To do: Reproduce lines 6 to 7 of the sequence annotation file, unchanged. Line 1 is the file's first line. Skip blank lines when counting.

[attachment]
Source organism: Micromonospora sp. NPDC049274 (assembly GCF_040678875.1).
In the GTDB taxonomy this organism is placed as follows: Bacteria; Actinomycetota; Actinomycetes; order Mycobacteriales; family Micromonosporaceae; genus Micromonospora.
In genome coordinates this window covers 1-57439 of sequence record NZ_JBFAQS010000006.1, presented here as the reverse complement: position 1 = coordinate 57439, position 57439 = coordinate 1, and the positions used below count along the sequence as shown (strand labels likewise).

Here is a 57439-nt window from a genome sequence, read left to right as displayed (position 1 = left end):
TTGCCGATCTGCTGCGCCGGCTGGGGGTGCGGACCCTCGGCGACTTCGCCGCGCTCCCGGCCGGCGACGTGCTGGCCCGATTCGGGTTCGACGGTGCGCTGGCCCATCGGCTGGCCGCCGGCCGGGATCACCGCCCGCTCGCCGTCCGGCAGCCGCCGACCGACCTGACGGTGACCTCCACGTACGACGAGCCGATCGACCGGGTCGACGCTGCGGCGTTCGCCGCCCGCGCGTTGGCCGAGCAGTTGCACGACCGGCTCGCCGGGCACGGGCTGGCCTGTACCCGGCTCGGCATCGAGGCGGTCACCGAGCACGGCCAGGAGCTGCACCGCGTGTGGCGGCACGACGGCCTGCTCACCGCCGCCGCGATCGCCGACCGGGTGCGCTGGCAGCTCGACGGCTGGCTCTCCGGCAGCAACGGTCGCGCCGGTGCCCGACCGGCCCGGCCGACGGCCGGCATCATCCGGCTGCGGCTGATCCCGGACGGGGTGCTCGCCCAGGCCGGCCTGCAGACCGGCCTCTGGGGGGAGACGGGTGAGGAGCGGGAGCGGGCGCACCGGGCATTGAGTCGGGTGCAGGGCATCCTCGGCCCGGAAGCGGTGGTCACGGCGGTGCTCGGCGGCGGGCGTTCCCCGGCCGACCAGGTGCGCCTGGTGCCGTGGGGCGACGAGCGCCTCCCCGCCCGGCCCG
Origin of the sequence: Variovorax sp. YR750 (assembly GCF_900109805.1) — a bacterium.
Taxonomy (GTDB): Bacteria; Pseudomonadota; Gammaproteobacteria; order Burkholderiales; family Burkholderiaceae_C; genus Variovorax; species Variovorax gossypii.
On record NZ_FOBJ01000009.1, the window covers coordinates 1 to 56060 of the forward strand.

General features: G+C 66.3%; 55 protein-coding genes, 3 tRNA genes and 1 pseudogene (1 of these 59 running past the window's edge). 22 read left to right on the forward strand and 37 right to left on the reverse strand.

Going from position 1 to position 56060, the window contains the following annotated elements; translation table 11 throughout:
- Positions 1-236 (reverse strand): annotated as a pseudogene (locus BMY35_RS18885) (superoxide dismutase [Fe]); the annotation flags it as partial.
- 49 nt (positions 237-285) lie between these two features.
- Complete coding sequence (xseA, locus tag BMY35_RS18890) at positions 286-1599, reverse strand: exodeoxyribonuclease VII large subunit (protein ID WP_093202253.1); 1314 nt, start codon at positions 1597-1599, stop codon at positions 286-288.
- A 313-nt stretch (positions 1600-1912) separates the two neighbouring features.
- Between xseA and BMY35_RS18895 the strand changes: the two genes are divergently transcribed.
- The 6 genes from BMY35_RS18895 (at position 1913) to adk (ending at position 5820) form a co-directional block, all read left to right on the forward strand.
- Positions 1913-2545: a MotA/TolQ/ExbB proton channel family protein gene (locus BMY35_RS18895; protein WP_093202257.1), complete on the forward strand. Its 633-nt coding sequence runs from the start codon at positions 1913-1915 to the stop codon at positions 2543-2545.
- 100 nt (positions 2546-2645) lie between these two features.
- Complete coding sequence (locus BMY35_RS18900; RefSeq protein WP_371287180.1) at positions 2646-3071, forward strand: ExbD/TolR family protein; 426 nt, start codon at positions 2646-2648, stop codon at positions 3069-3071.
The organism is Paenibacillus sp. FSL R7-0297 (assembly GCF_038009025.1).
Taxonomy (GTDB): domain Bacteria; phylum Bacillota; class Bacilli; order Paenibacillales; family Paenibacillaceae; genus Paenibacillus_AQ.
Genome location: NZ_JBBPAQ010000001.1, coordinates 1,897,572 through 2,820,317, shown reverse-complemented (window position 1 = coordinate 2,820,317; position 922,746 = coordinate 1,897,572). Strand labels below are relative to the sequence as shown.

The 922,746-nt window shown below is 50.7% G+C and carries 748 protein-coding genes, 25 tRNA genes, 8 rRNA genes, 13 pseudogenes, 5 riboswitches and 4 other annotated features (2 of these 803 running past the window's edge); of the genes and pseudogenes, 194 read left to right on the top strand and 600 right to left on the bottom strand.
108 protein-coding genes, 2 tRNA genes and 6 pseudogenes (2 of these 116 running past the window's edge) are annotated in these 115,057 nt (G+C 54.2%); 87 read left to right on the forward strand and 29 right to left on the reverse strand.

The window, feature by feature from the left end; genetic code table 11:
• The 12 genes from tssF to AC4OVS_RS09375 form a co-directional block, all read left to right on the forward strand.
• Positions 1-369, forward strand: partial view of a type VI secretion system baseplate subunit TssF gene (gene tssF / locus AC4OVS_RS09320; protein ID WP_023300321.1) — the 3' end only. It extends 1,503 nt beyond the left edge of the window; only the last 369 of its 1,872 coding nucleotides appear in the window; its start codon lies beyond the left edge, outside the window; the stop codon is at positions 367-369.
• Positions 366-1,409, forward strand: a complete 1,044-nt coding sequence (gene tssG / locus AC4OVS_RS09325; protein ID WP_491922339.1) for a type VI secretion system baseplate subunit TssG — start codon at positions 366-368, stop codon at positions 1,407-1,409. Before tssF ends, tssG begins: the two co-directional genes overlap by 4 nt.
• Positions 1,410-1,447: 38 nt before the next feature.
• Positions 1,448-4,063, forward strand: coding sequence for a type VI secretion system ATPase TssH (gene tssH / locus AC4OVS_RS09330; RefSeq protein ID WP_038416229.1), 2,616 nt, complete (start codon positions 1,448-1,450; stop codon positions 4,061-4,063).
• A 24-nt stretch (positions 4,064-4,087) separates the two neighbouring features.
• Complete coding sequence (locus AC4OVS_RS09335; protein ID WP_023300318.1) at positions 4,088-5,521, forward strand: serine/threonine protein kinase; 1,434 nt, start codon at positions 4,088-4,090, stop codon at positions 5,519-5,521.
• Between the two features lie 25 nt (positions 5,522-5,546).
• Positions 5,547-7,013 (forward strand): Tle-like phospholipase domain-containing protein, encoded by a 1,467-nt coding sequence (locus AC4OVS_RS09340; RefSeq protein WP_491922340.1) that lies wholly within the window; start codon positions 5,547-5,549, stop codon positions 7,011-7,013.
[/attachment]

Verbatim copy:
Origin of the sequence: Variovorax sp. YR750 (assembly GCF_900109805.1) — a bacterium.
Taxonomy (GTDB): Bacteria; Pseudomonadota; Gammaproteobacteria; order Burkholderiales; family Burkholderiaceae_C; genus Variovorax; species Variovorax gossypii.